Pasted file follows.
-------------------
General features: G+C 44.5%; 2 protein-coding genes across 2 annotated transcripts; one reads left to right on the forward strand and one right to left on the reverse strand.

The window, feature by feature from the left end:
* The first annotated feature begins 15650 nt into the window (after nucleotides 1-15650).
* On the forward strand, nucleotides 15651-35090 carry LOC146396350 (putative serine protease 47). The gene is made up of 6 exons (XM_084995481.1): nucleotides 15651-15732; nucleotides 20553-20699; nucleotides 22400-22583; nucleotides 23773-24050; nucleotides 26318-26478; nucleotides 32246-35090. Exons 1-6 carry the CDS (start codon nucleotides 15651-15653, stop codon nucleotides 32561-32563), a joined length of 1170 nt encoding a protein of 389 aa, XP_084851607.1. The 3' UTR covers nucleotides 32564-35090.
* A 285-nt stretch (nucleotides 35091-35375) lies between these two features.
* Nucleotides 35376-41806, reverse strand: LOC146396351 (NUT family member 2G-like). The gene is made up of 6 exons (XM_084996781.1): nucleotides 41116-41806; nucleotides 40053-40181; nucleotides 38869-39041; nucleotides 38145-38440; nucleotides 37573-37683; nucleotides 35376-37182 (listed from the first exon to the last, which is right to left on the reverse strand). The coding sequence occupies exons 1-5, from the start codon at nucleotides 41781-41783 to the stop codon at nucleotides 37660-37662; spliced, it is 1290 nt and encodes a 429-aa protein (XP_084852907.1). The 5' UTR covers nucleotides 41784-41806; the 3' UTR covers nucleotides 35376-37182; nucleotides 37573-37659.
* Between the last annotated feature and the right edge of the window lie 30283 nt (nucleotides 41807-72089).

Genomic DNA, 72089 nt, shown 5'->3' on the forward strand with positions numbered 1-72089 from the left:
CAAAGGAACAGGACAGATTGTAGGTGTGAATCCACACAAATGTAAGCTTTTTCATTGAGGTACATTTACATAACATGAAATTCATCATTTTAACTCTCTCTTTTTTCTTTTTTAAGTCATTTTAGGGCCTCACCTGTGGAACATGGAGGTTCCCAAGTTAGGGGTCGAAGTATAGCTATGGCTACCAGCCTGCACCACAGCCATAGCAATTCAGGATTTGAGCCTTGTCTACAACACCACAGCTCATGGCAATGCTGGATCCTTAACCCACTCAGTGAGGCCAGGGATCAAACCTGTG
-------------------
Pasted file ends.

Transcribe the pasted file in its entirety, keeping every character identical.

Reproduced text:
General features: G+C 44.5%; 2 protein-coding genes across 2 annotated transcripts; one reads left to right on the forward strand and one right to left on the reverse strand.

The window, feature by feature from the left end:
* The first annotated feature begins 15650 nt into the window (after nucleotides 1-15650).
* On the forward strand, nucleotides 15651-35090 carry LOC146396350 (putative serine protease 47). The gene is made up of 6 exons (XM_084995481.1): nucleotides 15651-15732; nucleotides 20553-20699; nucleotides 22400-22583; nucleotides 23773-24050; nucleotides 26318-26478; nucleotides 32246-35090. Exons 1-6 carry the CDS (start codon nucleotides 15651-15653, stop codon nucleotides 32561-32563), a joined length of 1170 nt encoding a protein of 389 aa, XP_084851607.1. The 3' UTR covers nucleotides 32564-35090.
* A 285-nt stretch (nucleotides 35091-35375) lies between these two features.
* Nucleotides 35376-41806, reverse strand: LOC146396351 (NUT family member 2G-like). The gene is made up of 6 exons (XM_084996781.1): nucleotides 41116-41806; nucleotides 40053-40181; nucleotides 38869-39041; nucleotides 38145-38440; nucleotides 37573-37683; nucleotides 35376-37182 (listed from the first exon to the last, which is right to left on the reverse strand). The coding sequence occupies exons 1-5, from the start codon at nucleotides 41781-41783 to the stop codon at nucleotides 37660-37662; spliced, it is 1290 nt and encodes a 429-aa protein (XP_084852907.1). The 5' UTR covers nucleotides 41784-41806; the 3' UTR covers nucleotides 35376-37182; nucleotides 37573-37659.
* Between the last annotated feature and the right edge of the window lie 30283 nt (nucleotides 41807-72089).

Genomic DNA, 72089 nt, shown 5'->3' on the forward strand with positions numbered 1-72089 from the left:
CAAAGGAACAGGACAGATTGTAGGTGTGAATCCACACAAATGTAAGCTTTTTCATTGAGGTACATTTACATAACATGAAATTCATCATTTTAACTCTCTCTTTTTTCTTTTTTAAGTCATTTTAGGGCCTCACCTGTGGAACATGGAGGTTCCCAAGTTAGGGGTCGAAGTATAGCTATGGCTACCAGCCTGCACCACAGCCATAGCAATTCAGGATTTGAGCCTTGTCTACAACACCACAGCTCATGGCAATGCTGGATCCTTAACCCACTCAGTGAGGCCAGGGATCAAACCTGTG